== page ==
Abby Wambach’s mug graces just about every official U.S. Women’s national soccer team publication. That’s her — three times — featured prominently on the cover of the team’s 2011 media guide.
This summer, her popularity reached beyond the focus group of diehard soccer fans as her clutch header goals in the FIFA Women’s World Cup in Frankfurt, Germany saved the U.S. in several games and helped the team advance to the Finals. So just like any pop culture product, her noggin has followers on Twitter (in the bio section, the account @WambachsHead describes itself pastime as “scoring goals, saving lives.”)
So Wambach has the responsibility as the face for her national team and the credibility as one of the most popular American female athletes — and yet on Wednesday afternoon, she was the one schlepping the Gatorade container like a hazed rookie and picking up behind teammates after a spirited practice session at the Sporting Club Training Center.
“Who’s shin guards,” Wambach called out. “Anybody missing shin guards?”
Wambach, and the U.S. women’s national team, will play in front of thousands this Saturday at Livestrong Sporting Park for a friendly against Canada. She’ll once again stand up as an ambassador to this game although she appears more Rochester girl than rock star.
“I’m an extrovert, so when I walk into a room, I tend to take the scenery in quickly,” said Wambach, the New York native. “Now since the World Cup, I kind of keep my head down a little bit. I don’t walk to the store to have conversation with 15 people. If I am recognized, I’m more than willing to talk. I feel really proud and happy to have the accomplishments that I’ve have but at the end of the day, people still want to do what they want to do in peace.”
Her life has certainly changed since Germany but the desire has not. After a career that has spanned through four international competitions, Wambach still shows up off the plane energetic for a weekday practice. During the hour-and-a-half session, Wambach was easy to spot — only had to listen for the one providing the background noise, complete with explosion sound effects when a teammate kicked the ball into the net. That’s Wambach.
At 31 years old, her love for this game still flickers inside. She takes in the experience – as mundane as it may seem –as if she was one of those young girls on the other side of the green chain-linked training center fence, staring up with eyes of wonder and extending their pens and sheets of paper. This passion could help explain Wambach’s thirst for a World Cup victory.
Before the final match against Japan, Wambach explained to anyone with a tape recorder that she would sacrifice her 122 goals — third all-time in U.S. Women’s national team history — for a chance to lift the trophy.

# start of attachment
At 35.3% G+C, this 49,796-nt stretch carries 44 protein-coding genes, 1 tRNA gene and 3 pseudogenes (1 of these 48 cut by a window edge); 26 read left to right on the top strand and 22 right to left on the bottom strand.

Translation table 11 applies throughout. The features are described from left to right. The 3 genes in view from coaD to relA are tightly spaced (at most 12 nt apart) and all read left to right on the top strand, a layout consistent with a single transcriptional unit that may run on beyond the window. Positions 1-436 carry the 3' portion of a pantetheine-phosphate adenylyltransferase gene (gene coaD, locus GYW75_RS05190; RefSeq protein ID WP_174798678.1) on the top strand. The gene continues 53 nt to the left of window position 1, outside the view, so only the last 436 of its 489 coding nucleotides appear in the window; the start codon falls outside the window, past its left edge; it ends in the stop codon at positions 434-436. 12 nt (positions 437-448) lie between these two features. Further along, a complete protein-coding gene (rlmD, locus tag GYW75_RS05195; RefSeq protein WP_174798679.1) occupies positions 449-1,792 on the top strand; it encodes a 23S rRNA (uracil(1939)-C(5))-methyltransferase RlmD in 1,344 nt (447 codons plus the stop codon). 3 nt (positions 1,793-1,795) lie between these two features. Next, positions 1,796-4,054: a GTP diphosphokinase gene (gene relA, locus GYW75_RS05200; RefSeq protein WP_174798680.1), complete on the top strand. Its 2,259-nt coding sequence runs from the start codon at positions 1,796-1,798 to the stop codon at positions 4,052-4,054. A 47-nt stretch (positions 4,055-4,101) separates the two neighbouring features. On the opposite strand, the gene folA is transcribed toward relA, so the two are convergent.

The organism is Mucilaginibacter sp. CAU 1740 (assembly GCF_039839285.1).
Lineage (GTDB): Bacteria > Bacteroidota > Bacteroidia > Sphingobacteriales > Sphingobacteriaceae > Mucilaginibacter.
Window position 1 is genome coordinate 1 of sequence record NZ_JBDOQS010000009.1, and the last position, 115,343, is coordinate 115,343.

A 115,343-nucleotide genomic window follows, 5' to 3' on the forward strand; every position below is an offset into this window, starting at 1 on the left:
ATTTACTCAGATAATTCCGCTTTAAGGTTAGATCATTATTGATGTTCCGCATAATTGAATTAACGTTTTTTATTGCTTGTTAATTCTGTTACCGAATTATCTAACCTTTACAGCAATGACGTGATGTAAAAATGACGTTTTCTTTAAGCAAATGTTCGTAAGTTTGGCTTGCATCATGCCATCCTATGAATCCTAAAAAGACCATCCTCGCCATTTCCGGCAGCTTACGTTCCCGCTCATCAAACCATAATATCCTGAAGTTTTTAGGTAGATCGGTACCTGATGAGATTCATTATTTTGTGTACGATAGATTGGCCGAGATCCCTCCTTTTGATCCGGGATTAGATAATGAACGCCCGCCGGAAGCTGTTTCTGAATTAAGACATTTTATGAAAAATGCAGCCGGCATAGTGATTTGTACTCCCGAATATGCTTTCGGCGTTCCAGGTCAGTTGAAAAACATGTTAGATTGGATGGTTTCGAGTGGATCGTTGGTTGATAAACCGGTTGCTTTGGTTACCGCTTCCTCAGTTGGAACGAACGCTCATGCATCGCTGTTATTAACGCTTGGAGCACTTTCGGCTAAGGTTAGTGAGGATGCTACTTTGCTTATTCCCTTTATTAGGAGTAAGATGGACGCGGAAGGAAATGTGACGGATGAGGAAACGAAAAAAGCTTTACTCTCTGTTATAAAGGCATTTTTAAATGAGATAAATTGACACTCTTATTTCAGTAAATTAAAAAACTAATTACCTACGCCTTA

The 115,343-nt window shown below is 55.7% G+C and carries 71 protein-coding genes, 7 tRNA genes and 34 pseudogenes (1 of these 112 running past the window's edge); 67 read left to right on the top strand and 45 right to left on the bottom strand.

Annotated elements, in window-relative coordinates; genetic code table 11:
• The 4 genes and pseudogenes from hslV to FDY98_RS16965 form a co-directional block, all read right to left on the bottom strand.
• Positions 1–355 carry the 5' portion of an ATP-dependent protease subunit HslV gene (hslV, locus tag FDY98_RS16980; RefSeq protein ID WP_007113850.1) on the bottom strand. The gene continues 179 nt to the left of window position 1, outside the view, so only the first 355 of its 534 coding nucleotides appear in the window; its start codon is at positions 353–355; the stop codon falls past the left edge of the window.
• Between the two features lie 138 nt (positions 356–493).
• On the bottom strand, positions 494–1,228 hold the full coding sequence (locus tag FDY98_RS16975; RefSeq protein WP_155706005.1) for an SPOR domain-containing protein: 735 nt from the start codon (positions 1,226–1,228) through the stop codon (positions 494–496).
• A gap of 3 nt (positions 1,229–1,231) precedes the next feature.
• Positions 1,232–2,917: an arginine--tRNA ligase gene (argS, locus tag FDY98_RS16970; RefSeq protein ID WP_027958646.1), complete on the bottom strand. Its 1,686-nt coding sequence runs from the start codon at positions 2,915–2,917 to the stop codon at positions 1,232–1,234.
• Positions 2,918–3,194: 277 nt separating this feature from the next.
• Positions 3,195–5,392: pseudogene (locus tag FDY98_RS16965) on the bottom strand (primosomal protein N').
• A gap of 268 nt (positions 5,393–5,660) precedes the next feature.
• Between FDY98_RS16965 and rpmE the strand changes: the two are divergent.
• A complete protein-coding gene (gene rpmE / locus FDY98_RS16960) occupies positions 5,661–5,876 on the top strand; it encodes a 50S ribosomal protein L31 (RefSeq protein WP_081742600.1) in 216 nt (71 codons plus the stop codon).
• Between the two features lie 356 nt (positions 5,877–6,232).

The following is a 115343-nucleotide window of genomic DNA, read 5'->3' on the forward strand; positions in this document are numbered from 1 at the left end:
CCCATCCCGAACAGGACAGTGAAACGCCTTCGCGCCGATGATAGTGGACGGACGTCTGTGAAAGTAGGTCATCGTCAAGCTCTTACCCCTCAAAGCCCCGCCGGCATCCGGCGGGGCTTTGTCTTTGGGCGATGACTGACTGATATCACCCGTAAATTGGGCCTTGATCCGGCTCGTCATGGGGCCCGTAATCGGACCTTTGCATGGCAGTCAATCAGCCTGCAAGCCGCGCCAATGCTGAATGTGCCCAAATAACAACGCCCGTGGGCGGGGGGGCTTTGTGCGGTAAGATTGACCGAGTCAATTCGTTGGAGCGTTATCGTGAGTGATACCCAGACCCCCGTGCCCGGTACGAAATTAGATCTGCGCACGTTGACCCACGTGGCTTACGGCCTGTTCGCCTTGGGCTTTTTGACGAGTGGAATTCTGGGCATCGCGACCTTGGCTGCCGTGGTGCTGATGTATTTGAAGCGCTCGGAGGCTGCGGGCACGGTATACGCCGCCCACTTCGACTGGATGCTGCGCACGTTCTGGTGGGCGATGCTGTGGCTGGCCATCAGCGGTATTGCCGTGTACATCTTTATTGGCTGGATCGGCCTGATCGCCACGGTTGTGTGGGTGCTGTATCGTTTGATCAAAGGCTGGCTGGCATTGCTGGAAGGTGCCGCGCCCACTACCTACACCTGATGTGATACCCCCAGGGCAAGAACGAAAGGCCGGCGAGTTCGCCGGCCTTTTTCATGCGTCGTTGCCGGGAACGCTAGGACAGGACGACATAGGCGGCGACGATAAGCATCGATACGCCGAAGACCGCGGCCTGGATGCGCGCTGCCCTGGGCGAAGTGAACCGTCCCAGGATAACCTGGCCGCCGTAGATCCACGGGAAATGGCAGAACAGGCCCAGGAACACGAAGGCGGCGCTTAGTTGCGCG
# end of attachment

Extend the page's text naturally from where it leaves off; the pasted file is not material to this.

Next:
“This isn’t good enough for me,” Wambach said over the summer. “Getting to the final is only halfway part of the dream coming true.”
The dream remained unfulfilled as the U.S. lost in the final — deferred until another four years. Much can happen in four years and Wambach, who has recently rested for several weeks with a sore Achilles tendon, can only commit to as much as her body allows her.
“If I’m healthy in 2015 and if I’m chosen for the squad (that) goes up to Canada for the World Cup, I would love to play but it’s too far away for me to make any decisions,” Wambach said. “I focus on the Olympics at this point, getting my body back to 100 percent.”
Teammate Christie Rampone can understand Wambach’s desire. Rampone — the 36-year-old mother of two and the most seasoned player on the roster — made her 1997 debut when most of her current national teammates were just discovering club soccer. Rampone now envisions life after the game, knowing that the 2012 Olympics will be her last in international competition. Although the race against the clock will eventually catch up with her teammate as well, Rampone believes that once Wambach leaves the game — in spite of the results in Germany — she should have no regrets.
“I think Abby is such a competitor, that’s one goal that she wants to get before she ends her career,” Rampone said. “But I think as she gets older and realizes where she is in her career and what she’s done; the goals that she’s scored and helping her team get to finals and having Olympic gold. I think when she puts it all in perspective later on, when she’s done playing; she’ll realize she’s done an amazing thing for the U.S. team and for herself personally.”
“That will be the memory that I will grasp when I see the photos from that (World Cup finals) game. Yeah, we lost but we did something positive for America back home.”
Although Wambach remains publicly noncommittal on the next World Cup in 2015, Rampone knows her teammate and knows that she’ll try her best to be there.
“Oh, I’m positive she’ll be back. I think she definitely has another four years in her,” Rampone said. “She’s definitely capable. She’s got the mentality and she’s got the mindset, it’s just making sure she paces herself through the times of when to push herself and when she needs to take it easy. I foresee being out there cheering her on for the next go-around.”
“I’ll be asking her for tickets,” Rampone joked.
After the enjoyment of just working out on the field again, Wambach freed her drenched hair from its stretchy band and grabbed a drink. She then turned her attention to interviews — at one point, wiping her nose before shaking a reporter’s hands — and satisfying the squealing girls with autographs. It may not be the ultimate prize Wambach had in mind when she envisioned returning to the states but part of the job description now. And a job she doesn’t think she’ll be giving up soon.
“I think that my career is not complete because it’s not over yet,” Wambach said. “I haven’t retired and hopefully I won’t have to make those decisions until further down the road.”